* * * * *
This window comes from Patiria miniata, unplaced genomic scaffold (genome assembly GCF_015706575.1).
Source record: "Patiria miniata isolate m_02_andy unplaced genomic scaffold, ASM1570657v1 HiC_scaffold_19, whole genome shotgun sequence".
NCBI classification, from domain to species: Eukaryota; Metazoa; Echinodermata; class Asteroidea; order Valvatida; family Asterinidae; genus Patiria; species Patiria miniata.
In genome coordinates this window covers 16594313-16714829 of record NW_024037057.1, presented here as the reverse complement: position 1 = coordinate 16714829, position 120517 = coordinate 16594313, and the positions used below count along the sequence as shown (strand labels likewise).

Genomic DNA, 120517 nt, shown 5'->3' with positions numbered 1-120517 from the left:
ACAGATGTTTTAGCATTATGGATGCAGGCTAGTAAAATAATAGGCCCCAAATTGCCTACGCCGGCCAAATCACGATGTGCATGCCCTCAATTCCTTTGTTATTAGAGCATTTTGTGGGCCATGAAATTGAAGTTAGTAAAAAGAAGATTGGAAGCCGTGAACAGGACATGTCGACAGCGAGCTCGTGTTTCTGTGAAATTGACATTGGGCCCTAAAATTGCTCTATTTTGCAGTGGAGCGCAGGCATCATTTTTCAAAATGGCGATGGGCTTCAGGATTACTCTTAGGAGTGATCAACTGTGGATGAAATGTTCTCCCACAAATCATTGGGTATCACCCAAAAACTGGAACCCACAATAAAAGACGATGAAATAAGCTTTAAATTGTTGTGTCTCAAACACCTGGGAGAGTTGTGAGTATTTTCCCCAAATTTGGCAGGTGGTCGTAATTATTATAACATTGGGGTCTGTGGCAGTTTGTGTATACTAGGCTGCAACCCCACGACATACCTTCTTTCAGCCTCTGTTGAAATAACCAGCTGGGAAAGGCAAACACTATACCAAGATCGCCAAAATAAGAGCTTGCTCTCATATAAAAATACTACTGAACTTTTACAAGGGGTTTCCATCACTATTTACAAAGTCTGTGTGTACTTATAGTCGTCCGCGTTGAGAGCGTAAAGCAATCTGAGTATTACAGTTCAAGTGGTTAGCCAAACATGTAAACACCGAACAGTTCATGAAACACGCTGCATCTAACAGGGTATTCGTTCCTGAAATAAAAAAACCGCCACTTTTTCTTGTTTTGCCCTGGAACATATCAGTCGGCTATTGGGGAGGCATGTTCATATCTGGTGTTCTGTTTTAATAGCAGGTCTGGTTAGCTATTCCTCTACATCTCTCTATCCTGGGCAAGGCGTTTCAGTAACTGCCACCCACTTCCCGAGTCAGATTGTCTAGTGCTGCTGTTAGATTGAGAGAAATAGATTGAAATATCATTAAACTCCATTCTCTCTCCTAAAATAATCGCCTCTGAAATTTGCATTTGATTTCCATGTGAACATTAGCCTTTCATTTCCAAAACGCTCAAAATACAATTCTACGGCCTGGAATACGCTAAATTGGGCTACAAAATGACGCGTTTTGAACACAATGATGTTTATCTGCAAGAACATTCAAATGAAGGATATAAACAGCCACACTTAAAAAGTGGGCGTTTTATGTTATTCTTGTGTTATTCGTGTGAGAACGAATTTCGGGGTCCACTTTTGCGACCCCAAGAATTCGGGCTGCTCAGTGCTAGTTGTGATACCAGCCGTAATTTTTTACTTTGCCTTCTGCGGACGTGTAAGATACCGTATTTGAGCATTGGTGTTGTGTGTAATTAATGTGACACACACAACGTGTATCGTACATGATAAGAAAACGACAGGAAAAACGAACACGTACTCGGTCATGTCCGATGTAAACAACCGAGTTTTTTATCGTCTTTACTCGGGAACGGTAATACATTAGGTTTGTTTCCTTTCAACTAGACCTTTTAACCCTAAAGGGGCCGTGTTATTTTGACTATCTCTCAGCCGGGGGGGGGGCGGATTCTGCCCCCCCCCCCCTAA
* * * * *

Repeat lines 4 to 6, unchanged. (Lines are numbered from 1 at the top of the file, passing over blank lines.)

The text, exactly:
In genome coordinates this window covers 16594313-16714829 of record NW_024037057.1, presented here as the reverse complement: position 1 = coordinate 16714829, position 120517 = coordinate 16594313, and the positions used below count along the sequence as shown (strand labels likewise).

Genomic DNA, 120517 nt, shown 5'->3' with positions numbered 1-120517 from the left:
ACAGATGTTTTAGCATTATGGATGCAGGCTAGTAAAATAATAGGCCCCAAATTGCCTACGCCGGCCAAATCACGATGTGCATGCCCTCAATTCCTTTGTTATTAGAGCATTTTGTGGGCCATGAAATTGAAGTTAGTAAAAAGAAGATTGGAAGCCGTGAACAGGACATGTCGACAGCGAGCTCGTGTTTCTGTGAAATTGACATTGGGCCCTAAAATTGCTCTATTTTGCAGTGGAGCGCAGGCATCATTTTTCAAAATGGCGATGGGCTTCAGGATTACTCTTAGGAGTGATCAACTGTGGATGAAATGTTCTCCCACAAATCATTGGGTATCACCCAAAAACTGGAACCCACAATAAAAGACGATGAAATAAGCTTTAAATTGTTGTGTCTCAAACACCTGGGAGAGTTGTGAGTATTTTCCCCAAATTTGGCAGGTGGTCGTAATTATTATAACATTGGGGTCTGTGGCAGTTTGTGTATACTAGGCTGCAACCCCACGACATACCTTCTTTCAGCCTCTGTTGAAATAACCAGCTGGGAAAGGCAAACACTATACCAAGATCGCCAAAATAAGAGCTTGCTCTCATATAAAAATACTACTGAACTTTTACAAGGGGTTTCCATCACTATTTACAAAGTCTGTGTGTACTTATAGTCGTCCGCGTTGAGAGCGTAAAGCAATCTGAGTATTACAGTTCAAGTGGTTAGCCAAACATGTAAACACCGAACAGTTCATGAAACACGCTGCATCTAACAGGGTATTCGTTCCTGAAATAAAAAAACCGCCACTTTTTCTTGTTTTGCCCTGGAACATATCAGTCGGCTATTGGGGAGGCATGTTCATATCTGGTGTTCTGTTTTAATAGCAGGTCTGGTTAGCTATTCCTCTACATCTCTCTATCCTGGGCAAGGCGTTTCAGTAACTGCCACCCACTTCCCGAGTCAGATTGTCTAGTGCTGCTGTTAGATTGAGAGAAATAGATTGAAATATCATTAAACTCCATTCTCTCTCCTAAAATAATCGCCTCTGAAATTTGCATTTGATTTCCATGTGAACATTAGCCTTTCATTTCCAAAACGCTCAAAATACAATTCTACGGCCTGGAATACGCTAAATTGGGCTACAAAATGACGCGTTTTGAACACAATGATGTTTATCTGCAAGAACATTCAAATGAAGGATATAAACAGCCACACTTAAAAAGTGGGCGTTTTATGTTATTCTTGTGTTATTCGTGTGAGAACGAATTTCGGGGTCCACTTTTGCGACCCCAAGAATTCGGGCTGCTCAGTGCTAGTTGTGATACCAGCCGTAATTTTTTACTTTGCCTTCTGCGGACGTGTAAGATACCGTATTTGAGCATTGGTGTTGTGTGTAATTAATGTGACACACACAACGTGTATCGTACATGATAAGAAAACGACAGGAAAAACGAACACGTACTCGGTCATGTCCGATGTAAACAACCGAGTTTTTTATCGTCTTTACTCGGGAACGGTAATACATTAGGTTTGTTTCCTTTCAACTAGACCTTTTAACCCTAAAGGGGCCGTGTTATTTTGACTATCTCTCAGCCGGGGGGGGGGCGGATTCTGCCCCCCCCCCCCTAA